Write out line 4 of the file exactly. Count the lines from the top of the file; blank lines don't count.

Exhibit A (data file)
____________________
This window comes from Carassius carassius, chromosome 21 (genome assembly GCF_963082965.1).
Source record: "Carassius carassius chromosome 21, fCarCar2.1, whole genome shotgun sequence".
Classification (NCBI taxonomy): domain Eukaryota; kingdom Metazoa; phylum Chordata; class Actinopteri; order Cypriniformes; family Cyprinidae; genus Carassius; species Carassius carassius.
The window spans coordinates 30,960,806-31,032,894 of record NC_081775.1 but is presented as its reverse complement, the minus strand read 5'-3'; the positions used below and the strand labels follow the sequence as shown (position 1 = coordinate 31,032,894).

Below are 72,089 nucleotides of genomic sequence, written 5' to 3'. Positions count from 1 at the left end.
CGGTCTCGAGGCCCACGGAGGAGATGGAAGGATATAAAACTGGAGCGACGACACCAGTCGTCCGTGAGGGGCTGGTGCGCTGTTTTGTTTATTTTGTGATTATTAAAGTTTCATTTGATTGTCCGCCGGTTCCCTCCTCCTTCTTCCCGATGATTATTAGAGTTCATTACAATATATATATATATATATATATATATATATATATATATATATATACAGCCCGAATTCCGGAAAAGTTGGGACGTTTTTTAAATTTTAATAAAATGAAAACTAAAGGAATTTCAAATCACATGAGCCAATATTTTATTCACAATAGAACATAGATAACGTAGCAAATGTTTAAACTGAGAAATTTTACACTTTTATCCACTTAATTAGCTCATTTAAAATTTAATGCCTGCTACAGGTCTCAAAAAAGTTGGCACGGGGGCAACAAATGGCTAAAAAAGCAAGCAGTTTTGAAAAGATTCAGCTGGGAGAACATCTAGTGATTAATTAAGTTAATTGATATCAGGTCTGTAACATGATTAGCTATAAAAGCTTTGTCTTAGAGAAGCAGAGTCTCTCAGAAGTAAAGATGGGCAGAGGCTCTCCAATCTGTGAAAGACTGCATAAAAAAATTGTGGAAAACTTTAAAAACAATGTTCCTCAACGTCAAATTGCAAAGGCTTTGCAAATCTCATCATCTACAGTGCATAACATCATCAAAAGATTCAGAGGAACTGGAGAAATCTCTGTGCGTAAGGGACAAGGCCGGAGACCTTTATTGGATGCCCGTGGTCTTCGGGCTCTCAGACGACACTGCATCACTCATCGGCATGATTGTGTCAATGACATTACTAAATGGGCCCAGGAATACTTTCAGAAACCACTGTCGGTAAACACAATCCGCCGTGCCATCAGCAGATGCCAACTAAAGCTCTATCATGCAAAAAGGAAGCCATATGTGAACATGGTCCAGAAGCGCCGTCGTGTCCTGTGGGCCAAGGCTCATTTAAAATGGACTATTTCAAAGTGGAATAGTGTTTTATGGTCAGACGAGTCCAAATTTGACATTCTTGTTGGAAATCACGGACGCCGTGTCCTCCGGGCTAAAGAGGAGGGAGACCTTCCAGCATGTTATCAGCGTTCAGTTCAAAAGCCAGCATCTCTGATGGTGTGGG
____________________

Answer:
The window spans coordinates 30,960,806-31,032,894 of record NC_081775.1 but is presented as its reverse complement, the minus strand read 5'-3'; the positions used below and the strand labels follow the sequence as shown (position 1 = coordinate 31,032,894).